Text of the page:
Construction of a big New Mexico array that will provide some of the cheapest electricity ever under contract from solar photovoltaics is “well underway” and expected to be completed in May, according to the state’s land commissioner.
First Solar is building the Macho Springs plant, which became something of a cause célèbre in energy circles when the power purchase agreement price with El Paso Electric was disclosed to be $57.90 per megawatt-hour – as Greentech Media reported, “a low number, close to the price of an existing coal plant, and seemingly half of what has typically been paid for projects of this nature.”
The Macho Springs project was noticed by researchers from the Lawrence Berkeley National Laboratory who this year published a big study [PDF] on utility-scale solar cost trends. The LBNL researchers actually offered up a special, albeit short, analysis of that specific project, under the headline, “Macho Springs: Solar Co-Located With – And Competitive With – Wind.” Their insights are a good addition to the understanding of this notable project, and highlight the potential benefits of pairing wind and solar, a not-entirely-new topic but one that seems not to get the attention it deserves:
In November 2012, El Paso Electric filed for approval of 20-year PPA with the 50 MWAC Macho Springs PV project, developed by Element Power (and later sold to First Solar). This project has at least two notable features: (1) it is co-located with the existing 50.4 MW Macho Springs wind project (also developed by Element Power and selling electricity to El Paso Electric), which began commercial operations in late 2011, and (2) it has the lowest PPA price of any solar project in the sample, at roughly $50/MWh levelized (real 2012 dollars). In fact, the solar project is priced lower than the co-located wind project (though the wind PPA was signed more than two years earlier, in 2010), which sells electricity at a levelized price of just below $80/MWh (real 2012 dollars).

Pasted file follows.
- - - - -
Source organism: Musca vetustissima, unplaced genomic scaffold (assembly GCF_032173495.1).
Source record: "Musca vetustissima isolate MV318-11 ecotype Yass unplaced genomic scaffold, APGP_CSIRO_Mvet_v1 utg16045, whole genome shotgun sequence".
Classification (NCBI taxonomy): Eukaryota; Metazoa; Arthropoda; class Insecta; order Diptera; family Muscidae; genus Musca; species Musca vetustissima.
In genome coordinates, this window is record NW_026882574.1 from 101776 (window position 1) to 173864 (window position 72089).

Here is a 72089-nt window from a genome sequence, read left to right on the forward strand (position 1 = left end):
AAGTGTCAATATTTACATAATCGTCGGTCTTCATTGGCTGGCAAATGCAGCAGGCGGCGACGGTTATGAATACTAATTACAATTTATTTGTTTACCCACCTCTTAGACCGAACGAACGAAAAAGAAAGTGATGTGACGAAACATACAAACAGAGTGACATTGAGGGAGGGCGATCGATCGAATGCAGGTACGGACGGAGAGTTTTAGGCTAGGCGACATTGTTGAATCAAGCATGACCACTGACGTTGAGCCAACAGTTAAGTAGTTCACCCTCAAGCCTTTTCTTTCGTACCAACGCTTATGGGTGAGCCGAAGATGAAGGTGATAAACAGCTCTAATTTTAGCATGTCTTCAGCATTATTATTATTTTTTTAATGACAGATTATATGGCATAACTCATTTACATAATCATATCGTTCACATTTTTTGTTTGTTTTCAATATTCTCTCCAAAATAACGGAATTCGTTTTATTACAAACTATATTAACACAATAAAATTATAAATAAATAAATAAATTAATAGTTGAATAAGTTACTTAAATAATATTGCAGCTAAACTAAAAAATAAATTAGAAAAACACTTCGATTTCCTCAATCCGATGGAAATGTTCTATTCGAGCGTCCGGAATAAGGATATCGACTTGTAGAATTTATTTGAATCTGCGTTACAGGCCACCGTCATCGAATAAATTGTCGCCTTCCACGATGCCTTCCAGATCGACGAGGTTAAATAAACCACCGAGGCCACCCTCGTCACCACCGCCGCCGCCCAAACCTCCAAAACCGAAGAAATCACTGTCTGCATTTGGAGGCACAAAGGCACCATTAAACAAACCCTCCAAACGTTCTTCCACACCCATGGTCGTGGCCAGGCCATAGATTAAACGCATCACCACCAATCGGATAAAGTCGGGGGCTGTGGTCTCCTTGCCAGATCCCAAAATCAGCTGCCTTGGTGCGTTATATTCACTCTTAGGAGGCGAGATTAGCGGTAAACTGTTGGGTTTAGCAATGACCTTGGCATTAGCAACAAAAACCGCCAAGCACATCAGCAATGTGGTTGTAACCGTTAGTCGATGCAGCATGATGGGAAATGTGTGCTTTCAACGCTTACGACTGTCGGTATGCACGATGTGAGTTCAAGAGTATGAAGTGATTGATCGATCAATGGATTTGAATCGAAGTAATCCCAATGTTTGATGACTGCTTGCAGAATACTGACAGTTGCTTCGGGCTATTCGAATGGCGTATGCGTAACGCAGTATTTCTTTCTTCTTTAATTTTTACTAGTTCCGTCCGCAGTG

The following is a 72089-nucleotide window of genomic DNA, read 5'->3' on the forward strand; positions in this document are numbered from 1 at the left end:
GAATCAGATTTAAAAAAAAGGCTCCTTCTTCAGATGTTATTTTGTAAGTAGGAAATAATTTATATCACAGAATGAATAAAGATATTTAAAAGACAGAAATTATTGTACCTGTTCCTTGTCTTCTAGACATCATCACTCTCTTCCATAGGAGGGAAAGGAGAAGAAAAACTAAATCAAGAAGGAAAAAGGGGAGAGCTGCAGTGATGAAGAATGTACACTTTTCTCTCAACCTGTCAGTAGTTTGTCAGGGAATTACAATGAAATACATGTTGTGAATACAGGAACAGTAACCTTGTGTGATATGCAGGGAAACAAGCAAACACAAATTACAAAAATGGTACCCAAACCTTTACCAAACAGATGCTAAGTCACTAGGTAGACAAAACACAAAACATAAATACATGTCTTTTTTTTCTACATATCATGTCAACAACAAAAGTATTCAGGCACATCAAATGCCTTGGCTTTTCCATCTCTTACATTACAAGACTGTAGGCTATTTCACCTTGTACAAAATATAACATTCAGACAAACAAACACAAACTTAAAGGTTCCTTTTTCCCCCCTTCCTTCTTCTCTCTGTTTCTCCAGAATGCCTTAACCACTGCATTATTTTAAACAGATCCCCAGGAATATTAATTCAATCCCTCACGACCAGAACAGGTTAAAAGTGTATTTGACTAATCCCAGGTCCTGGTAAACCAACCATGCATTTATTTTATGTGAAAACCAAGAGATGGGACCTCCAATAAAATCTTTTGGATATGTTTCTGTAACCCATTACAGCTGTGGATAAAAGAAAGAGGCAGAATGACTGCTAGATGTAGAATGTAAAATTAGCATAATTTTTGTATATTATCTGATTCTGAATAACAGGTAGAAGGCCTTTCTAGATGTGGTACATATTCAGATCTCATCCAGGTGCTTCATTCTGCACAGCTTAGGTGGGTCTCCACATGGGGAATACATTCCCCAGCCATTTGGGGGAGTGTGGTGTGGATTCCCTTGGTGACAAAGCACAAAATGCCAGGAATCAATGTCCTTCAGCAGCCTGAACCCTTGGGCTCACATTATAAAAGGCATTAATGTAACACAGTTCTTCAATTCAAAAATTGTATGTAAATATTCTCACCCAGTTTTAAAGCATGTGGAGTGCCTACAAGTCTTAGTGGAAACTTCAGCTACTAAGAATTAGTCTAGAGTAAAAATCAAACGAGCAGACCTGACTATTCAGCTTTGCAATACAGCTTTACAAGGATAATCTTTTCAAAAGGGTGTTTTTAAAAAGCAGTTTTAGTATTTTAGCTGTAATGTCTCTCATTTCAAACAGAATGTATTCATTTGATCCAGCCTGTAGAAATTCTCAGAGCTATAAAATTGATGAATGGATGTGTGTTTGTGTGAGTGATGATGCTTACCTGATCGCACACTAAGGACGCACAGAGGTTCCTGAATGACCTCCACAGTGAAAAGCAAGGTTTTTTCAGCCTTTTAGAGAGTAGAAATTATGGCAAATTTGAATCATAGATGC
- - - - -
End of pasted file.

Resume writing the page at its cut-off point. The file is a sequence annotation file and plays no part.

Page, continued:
The solar project benefits from some of the infrastructure that had already been built for the wind project, such as the substation, which no doubt helps to support its lower price. Another factor is New Mexico’s 10-year refundable Production Tax Credit, which provides an average of $27/MWh to solar (though actual amounts vary by year over the 10-year period), compared to just $10/MWh (flat) for wind. Otherwise, the two projects are essentially the same size, were developed by the same developer, have the same PPA term (20 years) and off-taker, and receive essentially the same federal benefits (accelerated depreciation and either the 30% ITC or the 30% Section 1603 cash grant – the wind project chose the grant).
To date, the wind project has generated a 29% net capacity factor, while the solar project expects to reach almost 26%. But these annual averages mask likely seasonal synergies: so far, the wind project’s lowest monthly output has been in July, August, and September – three summer months in which the solar project will presumably generate its highest output. This natural complementarity allows the two projects to more fully utilize their interconnection agreement and transmission rights.
Macho Springs is the latest in a growing number of solar projects that are co-located with either wind (Catalina, Grand Ridge, Wild Horse, Kingman, Atlantic County Utilities Authority) or geothermal (Stillwater) projects – though so far none of these hybrid projects have been truly envisioned or developed as integrated projects (rather, solar has been added later in each case, and is sold under a separate PPA). As such, there are presumably still as-yet-untapped synergies to be realized in the future for hybrid projects that are envisioned, planned and developed as such right from the start.